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Bord'eau in Amsterdam - 2 Michelin stars (2014 review)

Rating: 94.
Rating index:
Extraordinary (96-100)
Outstanding (93-95)
Very good to Excellent (89-92)
Above average to Good (86-88)
Below Average to Average (80-85)
Avoid (below 80)
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Note: Chefs Richard van Oostenbrugge and Thomas Groot have left Bord'eau to start their own restaurant called 212, see my review here

You were quick to pick up on this one. What do you mean? Well, the restaurant had been open for less than a year when you wrote in your October 2012 review: "Surely a Michelin star in next year's guide is a matter of course". True. And, did it happen? Yep, they got their first star in November 2012. Have you been back since your review? Yes I have, five times in fact; I realised that this restaurant was going places and I wanted to keep abreast of developments. Did Michelin agree with your positive view? Emphatically so; they even awarded a second star in November 2013. Remind me, who runs the show at this place? They believe in teamwork at this establishment. The kitchens are headed up by Richard Oostenbrugge (executive chef) and Thomas Groot (head chef), while Robert Kranenborg consults; the 8,000 bottle wine cellar is presided over by Dannis Apeldoorn and Daphne Oudshoorn. Maitre d'Hôtel Richard Eerhardt reigns supreme in the dining room. You have visited this restaurant six times in the last two years; where do you think they stand by now? Well, read on...

(courtesy of Bord'eau)

Bord'eau is open for lunch and dinner Tuesday till Saturday (no lunch on Saturdays). The restaurant offers an a la carte menu (starters €28 - €58, mains €43 - €63). Some of the mains can be ordered half-size. There is a 5-course tasting menu for €98, a 6-course tasting menu for €108, and a (bargain) set lunch menu: 3 courses for €38. I had lunch at Bord'eau with my husband on Friday 3 October 2014 and we both ordered the 6-course tasting menu. * I was recognised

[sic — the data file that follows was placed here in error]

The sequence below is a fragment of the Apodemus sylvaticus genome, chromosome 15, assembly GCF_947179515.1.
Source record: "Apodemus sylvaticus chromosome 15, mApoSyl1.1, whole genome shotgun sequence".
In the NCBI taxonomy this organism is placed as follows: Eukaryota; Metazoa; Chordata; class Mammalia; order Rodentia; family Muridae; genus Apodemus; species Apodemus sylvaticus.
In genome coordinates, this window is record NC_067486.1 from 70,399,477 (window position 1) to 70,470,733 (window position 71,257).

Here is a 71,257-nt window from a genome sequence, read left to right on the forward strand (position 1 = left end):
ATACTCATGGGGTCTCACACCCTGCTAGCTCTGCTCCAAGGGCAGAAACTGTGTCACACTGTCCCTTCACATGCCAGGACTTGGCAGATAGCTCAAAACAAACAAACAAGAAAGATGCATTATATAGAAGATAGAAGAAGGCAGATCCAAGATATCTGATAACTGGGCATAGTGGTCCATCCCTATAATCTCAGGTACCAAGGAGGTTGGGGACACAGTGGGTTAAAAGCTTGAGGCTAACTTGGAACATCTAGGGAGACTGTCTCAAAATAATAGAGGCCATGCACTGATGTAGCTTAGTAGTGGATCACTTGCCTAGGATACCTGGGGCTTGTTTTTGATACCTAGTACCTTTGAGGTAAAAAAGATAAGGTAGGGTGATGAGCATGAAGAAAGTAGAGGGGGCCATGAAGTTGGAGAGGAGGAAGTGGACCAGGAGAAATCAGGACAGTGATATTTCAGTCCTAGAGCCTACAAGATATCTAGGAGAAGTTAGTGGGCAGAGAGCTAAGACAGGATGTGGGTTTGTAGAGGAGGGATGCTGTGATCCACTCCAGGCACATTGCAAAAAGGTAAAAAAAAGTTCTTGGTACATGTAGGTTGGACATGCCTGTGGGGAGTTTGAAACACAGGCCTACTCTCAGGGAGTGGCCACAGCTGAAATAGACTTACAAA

Lunch started with a selection of amuse bouches, the first two being (i) tender razor clam coated with a Pernod sauce, and (ii) a smooth oyster crème served with red wine vinegar pearls, that had a soft, gel-like texture, and were garnished with some shallot. Next to arrive was a sot-l'y-laisse (chicken oyster) dipped in Albufera sauce, flavoured with liver and coffee and accompanied by an elegant, jellied bouillon. It is this bouillon in which the chicken was cooked, but served at room temperature. The mild flavouring with lovage really enhanced the flavours of the bouillon.

This was followed by salt-baked heritage beetroot, served with a fresh horseradish ice cream, horseradish pearls, fermented beetroot powder, a drop of raspberry vinegar and garnished with mustard flowers. A lovely combination with well-balanced flavours and the vinegar delivered a nice long finish.

The final amuse bouche was potato cooked in bone marrow juices, placed on a mirror of oxtail jelly, and filled with veal tartare and crème fraîche, and topped with a strip of thin, crisp sourdough toast, covered with soft bone marrow and a spoonful of caviar. I have thoroughly enjoyed this sublime amuse bouche on previous occasions, including a a full-blown version during my lunch in July 2013. It is one of my favourite dishes at Bord' eau; the flavours are precise and the combination strikes a perfect balance between richness, intensity and freshness.

First course of the tasting menu was a beautifully presented dish of lightly dressed, moist and creamy Oosterschelde crab (including the crab liver), covered with thinly sliced avocado (brushed with smoked oil), and served on a layer of delicately flavoured crab jelly. On top of the dome-shaped crab was a crab beignet, lacquered with a crab reduction and filled with tender crab leg meat. A complex medley of polished crab flavours, capturing the characteristics of the crab body and leg meat wonderfully. The fattiness of the avocado added a wonderful creaminess to the dish.